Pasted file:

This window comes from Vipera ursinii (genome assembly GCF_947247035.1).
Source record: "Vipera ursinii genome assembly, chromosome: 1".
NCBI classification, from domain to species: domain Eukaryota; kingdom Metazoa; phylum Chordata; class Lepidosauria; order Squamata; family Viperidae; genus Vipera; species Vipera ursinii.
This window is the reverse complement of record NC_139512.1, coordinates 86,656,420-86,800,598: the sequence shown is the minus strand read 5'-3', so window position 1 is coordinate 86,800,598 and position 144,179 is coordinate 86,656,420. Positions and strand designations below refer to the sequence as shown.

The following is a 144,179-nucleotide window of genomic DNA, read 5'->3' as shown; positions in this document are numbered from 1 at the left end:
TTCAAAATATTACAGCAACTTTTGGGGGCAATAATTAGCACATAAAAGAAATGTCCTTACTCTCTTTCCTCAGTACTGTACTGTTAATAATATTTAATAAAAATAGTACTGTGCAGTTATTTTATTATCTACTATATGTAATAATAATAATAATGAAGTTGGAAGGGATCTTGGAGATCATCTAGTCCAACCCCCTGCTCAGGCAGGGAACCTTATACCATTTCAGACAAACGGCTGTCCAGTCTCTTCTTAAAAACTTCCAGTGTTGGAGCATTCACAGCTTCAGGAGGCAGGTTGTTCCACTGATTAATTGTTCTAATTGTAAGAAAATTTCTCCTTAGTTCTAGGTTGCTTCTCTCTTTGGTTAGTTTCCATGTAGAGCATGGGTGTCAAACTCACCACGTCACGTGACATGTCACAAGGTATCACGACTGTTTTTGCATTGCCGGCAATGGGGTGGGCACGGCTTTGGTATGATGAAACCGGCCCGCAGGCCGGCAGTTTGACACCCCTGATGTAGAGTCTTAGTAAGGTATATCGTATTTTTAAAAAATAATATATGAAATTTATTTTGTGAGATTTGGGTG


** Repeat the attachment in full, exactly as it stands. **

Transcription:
This window comes from Vipera ursinii (genome assembly GCF_947247035.1).
Source record: "Vipera ursinii genome assembly, chromosome: 1".
NCBI classification, from domain to species: domain Eukaryota; kingdom Metazoa; phylum Chordata; class Lepidosauria; order Squamata; family Viperidae; genus Vipera; species Vipera ursinii.
This window is the reverse complement of record NC_139512.1, coordinates 86,656,420-86,800,598: the sequence shown is the minus strand read 5'-3', so window position 1 is coordinate 86,800,598 and position 144,179 is coordinate 86,656,420. Positions and strand designations below refer to the sequence as shown.

The following is a 144,179-nucleotide window of genomic DNA, read 5'->3' as shown; positions in this document are numbered from 1 at the left end:
TTCAAAATATTACAGCAACTTTTGGGGGCAATAATTAGCACATAAAAGAAATGTCCTTACTCTCTTTCCTCAGTACTGTACTGTTAATAATATTTAATAAAAATAGTACTGTGCAGTTATTTTATTATCTACTATATGTAATAATAATAATAATGAAGTTGGAAGGGATCTTGGAGATCATCTAGTCCAACCCCCTGCTCAGGCAGGGAACCTTATACCATTTCAGACAAACGGCTGTCCAGTCTCTTCTTAAAAACTTCCAGTGTTGGAGCATTCACAGCTTCAGGAGGCAGGTTGTTCCACTGATTAATTGTTCTAATTGTAAGAAAATTTCTCCTTAGTTCTAGGTTGCTTCTCTCTTTGGTTAGTTTCCATGTAGAGCATGGGTGTCAAACTCACCACGTCACGTGACATGTCACAAGGTATCACGACTGTTTTTGCATTGCCGGCAATGGGGTGGGCACGGCTTTGGTATGATGAAACCGGCCCGCAGGCCGGCAGTTTGACACCCCTGATGTAGAGTCTTAGTAAGGTATATCGTATTTTTAAAAAATAATATATGAAATTTATTTTGTGAGATTTGGGTG